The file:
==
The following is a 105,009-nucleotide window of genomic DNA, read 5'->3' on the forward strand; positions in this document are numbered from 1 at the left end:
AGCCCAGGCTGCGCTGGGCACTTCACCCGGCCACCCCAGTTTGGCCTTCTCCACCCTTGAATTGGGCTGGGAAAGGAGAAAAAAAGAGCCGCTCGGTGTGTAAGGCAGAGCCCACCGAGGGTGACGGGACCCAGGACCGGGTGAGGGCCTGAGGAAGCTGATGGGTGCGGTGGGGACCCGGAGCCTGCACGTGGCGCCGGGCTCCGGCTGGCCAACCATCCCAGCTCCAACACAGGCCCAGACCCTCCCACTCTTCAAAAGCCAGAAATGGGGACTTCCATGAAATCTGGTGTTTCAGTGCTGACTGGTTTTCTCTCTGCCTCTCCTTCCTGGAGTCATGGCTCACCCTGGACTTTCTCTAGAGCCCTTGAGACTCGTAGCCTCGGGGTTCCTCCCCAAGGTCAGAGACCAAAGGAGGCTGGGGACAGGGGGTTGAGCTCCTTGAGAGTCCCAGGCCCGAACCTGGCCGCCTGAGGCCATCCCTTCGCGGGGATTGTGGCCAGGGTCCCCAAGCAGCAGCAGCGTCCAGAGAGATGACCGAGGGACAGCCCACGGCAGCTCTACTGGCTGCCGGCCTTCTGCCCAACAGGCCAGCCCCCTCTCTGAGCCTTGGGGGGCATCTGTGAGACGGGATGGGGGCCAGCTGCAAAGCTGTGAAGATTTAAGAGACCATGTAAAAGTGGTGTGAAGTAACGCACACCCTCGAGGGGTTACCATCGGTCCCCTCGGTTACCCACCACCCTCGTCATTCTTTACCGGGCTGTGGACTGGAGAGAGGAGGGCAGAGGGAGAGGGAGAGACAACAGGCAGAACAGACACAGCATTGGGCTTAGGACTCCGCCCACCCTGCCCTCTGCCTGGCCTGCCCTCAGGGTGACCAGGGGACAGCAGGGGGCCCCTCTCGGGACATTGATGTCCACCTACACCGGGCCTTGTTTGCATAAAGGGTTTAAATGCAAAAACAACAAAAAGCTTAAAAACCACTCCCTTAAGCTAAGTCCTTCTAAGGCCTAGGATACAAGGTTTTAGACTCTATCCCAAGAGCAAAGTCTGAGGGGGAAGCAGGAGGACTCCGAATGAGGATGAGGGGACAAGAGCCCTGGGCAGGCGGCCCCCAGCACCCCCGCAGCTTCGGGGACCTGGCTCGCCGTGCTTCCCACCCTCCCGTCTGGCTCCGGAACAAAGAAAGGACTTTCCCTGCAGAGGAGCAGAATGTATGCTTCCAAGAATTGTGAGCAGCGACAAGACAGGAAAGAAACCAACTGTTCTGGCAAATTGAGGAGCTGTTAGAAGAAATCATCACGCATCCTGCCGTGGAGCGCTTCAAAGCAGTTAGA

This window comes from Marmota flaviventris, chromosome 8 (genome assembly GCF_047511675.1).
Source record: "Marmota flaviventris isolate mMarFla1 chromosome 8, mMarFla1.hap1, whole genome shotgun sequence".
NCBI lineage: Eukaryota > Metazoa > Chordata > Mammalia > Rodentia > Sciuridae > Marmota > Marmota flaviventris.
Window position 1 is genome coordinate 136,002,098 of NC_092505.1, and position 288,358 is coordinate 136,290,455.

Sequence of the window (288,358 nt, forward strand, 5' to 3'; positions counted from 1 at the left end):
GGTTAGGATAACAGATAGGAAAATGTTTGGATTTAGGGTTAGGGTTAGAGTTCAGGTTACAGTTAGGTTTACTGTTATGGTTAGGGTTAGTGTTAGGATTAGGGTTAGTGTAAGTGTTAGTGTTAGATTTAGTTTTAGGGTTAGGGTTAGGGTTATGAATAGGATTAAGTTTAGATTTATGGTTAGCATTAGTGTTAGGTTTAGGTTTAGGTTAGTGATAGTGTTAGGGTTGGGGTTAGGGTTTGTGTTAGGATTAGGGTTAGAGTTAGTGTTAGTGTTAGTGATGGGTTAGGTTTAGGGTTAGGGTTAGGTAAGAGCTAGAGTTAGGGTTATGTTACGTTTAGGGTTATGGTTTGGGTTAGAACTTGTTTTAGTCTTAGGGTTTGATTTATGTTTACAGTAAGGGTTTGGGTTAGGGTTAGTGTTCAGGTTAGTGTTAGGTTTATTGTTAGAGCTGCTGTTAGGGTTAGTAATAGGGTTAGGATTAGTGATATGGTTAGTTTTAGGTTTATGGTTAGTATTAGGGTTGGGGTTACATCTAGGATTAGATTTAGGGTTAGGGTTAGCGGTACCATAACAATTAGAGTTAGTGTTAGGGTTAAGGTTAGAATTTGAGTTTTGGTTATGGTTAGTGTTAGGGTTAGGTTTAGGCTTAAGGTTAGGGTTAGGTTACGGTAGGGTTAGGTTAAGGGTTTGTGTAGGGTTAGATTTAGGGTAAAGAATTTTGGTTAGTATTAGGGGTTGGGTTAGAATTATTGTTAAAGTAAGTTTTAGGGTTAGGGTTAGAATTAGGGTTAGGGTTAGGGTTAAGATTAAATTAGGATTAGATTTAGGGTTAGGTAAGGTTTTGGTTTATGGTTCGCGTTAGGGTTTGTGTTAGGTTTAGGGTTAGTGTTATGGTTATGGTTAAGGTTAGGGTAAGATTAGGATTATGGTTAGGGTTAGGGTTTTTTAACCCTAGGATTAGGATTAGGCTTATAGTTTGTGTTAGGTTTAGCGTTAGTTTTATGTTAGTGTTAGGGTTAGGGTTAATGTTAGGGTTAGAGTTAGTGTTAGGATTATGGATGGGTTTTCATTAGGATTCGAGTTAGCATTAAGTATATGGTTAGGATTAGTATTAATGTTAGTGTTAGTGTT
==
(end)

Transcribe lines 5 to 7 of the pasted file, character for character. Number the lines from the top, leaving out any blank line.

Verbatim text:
NCBI lineage: Eukaryota > Metazoa > Chordata > Mammalia > Rodentia > Sciuridae > Marmota > Marmota flaviventris.
Window position 1 is genome coordinate 136,002,098 of NC_092505.1, and position 288,358 is coordinate 136,290,455.

Sequence of the window (288,358 nt, forward strand, 5' to 3'; positions counted from 1 at the left end):